If you’re going to do any kind of baking, I strongly suggest investing in a kitchen scale. Baking is very touchy. A cup of flour can be many different amounts depending on if you sift the flour, how humid it is, if you pack it in, etc… It’s nice to just place a bowl on the scale and pour out the amount necessary. All decent baking books have an option of either cups or weighted measurements. It also dirties fewer utensils to not have to measure out flour. Just dump it out of the bag until you have the right weight.

I also recommend using King Arthur All Purpose Flour. All purpose flours have a certain percentage of hard and soft wheat in them. Some specialty flours like White Lily Flour have far more soft wheat with less gluten in them and are good for softer breads. I know Rose suggests using only White Lily flour for biscuits and America’s Test Kitchen radio gets at least one call a month from someone complaining that their biscuit’s aren’t like Grandma’s where the answer to the question is “Use White Lily Flour.” King Arthur flour should be readily available in most grocery stores or on Amazon. White Lily Flour is also available on Amazon. The flour makes a difference. Don’t save a buck buying generic flour on something like this.

I had one bit of trouble with the recipe. The first step of the recipe is to create a sponge. A sponge is similar to a starter. You take all the liquid ingredients and sugar and yeast along with some of the dry ingredients. You use these to give a head start to the yeast. It cultivates it and lets it get established.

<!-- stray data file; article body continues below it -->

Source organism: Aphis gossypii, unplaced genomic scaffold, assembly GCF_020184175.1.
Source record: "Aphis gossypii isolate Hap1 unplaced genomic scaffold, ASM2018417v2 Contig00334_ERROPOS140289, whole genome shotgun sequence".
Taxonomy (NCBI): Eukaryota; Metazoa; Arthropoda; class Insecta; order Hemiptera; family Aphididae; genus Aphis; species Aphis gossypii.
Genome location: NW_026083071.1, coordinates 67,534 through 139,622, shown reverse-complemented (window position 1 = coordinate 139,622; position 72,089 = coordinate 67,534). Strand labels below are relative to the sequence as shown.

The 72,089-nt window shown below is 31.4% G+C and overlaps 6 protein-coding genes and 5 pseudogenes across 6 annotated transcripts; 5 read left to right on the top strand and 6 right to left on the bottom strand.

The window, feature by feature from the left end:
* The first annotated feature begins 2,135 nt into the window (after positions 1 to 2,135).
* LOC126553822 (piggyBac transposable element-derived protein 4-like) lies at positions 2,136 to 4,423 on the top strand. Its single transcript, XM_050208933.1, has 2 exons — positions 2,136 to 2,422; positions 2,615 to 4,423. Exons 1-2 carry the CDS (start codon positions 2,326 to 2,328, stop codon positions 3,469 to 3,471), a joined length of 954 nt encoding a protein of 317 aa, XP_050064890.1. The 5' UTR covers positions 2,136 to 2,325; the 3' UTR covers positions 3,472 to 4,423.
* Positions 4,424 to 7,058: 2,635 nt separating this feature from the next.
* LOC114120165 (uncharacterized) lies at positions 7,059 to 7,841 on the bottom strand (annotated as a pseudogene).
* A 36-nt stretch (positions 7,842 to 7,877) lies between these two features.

Bread Sponge with Flour Blanket on Top.

Bread Sponge with Flour Blanket on Top.

The directions for the sponge were a little confusing. It said to let the sponge sit for one to four hours. It wasn’t clear if you were supposed to let the sponge sit and then add the remaining dry ingredients or if you dumped them on top immediately. After I stopped being stupid and read the beginning of the book, I saw that you’re supposed to dump them on top immediately.

The recipe says you can put the sponge in the fridge from eight to twenty four hours before being used. You do need to let the sponge sit out at room temperature for at least an hour before putting it in the fridge.

"Zombie" bread that came back from the dead after warming up a bit.

“Zombie” bread that came back from the dead after warming up a bit.